Receptor interacting protein (RIP) kinases are a group of threonine/serine protein kinases. They have a relatively conserved kinase domain but distinct non-kinase regions. The RIP kinases contain seven members, all of which share a homologous kinase domain but have different functional domains. RIP1 contains a C-terminal death domain, through which RIP1 can be recruited to signaling complexes that initiate different pathways. RIP1 regulates cell death and inflammation and is believed to play an important role in contributing to a variety of human pathologies, including immune-mediated inflammatory diseases and cancer. Receptor interacting proteins (RIPs) 1 and 3 are known to form a complex termed necrosome that leads to a form of cell death called necroptosis and inflammatory cytokine production.

GSK3145095 is a RIP1 kinase inhibitor in phase 1 clinical studies for pancreatic adenocarcinoma and other selected solid tumors. It potently binds to RIP1 with exquisite kinase specificity and has excellent activity in blocking RIP1 kinase-dependent cellular responses. This inhibitor was also able to promote a tumor suppressive T cell phenotype in pancreatic adenocarcinoma organ cultures. It showed no inhibition of any kinase other than RIP1 at a concentration of 10 μM. A distinctive feature of RIP1 type III inhibitors is a significant reduction in potency against nonprimate RIP1. GSK3145095 is over 380-fold less potent against nonprimate RIP1 compared to primate RIP1. It shows a 340-fold reduction in cellular potency for blockage of necrotic death in mouse fibrosarcoma L929 cells (IC50=1.3 μM) compared to human U937 cells (IC50=6.3 nM). This reduced RIP1 mouse potency precludes evaluation of this compound in rodent oncology models.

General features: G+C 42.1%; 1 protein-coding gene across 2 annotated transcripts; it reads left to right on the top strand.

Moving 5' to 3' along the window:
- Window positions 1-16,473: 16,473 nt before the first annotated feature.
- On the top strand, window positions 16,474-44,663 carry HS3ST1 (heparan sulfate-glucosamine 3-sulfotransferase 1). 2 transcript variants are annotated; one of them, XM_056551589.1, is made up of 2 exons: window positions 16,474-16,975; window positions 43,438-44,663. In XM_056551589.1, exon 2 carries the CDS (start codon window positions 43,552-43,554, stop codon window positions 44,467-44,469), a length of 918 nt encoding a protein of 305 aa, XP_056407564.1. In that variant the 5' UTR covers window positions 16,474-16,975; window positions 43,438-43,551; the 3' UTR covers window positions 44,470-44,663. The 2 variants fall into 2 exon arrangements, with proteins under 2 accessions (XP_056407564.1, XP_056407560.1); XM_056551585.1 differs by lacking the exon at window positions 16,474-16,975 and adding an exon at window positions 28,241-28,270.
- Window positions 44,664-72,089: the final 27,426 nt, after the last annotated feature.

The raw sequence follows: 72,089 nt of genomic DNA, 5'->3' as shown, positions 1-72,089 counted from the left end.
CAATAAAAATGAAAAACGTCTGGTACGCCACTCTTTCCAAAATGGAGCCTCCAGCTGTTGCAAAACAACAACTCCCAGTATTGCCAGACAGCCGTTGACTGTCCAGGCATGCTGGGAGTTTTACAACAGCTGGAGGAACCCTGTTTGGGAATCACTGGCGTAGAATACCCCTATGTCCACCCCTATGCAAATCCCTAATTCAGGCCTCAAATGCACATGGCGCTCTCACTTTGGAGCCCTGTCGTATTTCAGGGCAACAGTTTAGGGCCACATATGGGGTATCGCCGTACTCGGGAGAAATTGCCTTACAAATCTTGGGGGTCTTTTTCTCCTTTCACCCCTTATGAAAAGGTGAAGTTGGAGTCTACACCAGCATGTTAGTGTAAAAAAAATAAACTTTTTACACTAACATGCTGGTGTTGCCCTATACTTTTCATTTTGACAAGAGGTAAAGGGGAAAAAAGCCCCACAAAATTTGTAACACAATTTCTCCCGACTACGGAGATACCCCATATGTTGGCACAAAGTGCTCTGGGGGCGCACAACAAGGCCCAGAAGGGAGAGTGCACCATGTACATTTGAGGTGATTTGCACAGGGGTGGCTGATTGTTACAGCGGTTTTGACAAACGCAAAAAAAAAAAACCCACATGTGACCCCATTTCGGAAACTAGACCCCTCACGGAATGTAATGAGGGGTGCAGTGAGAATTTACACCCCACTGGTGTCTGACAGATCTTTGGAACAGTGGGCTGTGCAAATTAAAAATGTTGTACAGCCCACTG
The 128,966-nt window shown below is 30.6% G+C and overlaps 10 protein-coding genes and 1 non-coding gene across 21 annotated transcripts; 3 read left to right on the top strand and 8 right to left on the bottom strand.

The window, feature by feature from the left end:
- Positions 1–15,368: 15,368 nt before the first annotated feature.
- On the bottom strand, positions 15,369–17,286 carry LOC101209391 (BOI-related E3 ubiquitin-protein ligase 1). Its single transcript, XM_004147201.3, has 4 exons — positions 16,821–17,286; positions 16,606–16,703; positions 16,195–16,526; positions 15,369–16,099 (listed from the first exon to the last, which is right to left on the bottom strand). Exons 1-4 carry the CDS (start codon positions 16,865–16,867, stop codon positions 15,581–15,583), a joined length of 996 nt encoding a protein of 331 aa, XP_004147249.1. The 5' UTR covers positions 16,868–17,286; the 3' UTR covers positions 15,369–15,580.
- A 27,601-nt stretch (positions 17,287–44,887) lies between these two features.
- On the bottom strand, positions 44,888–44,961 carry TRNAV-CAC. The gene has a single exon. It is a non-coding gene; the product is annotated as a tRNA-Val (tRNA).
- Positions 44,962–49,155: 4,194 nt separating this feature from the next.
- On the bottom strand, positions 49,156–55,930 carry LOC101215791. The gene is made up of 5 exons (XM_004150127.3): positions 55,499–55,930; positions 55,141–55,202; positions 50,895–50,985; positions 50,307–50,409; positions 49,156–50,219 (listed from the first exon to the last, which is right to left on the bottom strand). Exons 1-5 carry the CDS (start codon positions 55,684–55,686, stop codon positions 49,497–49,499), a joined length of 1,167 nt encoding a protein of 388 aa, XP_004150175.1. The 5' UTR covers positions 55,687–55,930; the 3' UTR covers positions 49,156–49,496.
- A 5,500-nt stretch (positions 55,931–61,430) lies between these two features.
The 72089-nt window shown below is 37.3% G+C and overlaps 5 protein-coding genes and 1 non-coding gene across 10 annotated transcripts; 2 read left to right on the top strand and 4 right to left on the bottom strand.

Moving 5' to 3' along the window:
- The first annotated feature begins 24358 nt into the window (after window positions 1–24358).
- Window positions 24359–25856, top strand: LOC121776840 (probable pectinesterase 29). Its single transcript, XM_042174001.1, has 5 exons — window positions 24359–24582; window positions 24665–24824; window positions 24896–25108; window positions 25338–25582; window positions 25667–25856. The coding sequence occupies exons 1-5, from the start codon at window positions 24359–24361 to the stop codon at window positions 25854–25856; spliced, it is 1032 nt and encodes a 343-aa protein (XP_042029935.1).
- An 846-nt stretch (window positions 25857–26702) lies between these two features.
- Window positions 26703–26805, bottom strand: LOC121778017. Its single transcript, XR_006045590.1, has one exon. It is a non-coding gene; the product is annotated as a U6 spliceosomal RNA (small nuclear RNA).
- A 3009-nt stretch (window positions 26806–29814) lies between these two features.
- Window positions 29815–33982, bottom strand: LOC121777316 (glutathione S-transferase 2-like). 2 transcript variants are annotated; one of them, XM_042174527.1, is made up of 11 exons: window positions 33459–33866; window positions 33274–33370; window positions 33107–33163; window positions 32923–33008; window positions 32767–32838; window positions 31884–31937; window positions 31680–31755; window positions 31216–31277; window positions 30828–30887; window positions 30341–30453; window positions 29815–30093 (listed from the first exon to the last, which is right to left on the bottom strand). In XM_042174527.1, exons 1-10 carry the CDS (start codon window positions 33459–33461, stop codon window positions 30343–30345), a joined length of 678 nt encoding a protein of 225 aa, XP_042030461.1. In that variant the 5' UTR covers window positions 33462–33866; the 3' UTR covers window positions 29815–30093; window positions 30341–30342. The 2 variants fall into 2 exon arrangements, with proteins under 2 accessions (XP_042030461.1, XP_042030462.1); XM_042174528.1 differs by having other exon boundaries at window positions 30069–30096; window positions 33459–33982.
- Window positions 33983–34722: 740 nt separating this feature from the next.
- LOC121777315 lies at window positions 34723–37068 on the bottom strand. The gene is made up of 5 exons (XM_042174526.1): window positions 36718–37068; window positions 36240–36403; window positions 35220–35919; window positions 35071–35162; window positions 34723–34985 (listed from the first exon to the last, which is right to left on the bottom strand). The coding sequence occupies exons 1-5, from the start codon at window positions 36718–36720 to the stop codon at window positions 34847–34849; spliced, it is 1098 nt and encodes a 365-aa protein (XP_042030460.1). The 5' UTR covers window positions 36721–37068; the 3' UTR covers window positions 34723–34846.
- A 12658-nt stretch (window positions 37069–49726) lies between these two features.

Philip A. Harris, et al. Identification of a RIP1 Kinase Inhibitor Clinical Candidate (GSK3145095) for the Treatment of Pancreatic Cancer. ACS Medicinal Chemistry Letters Article ASAP.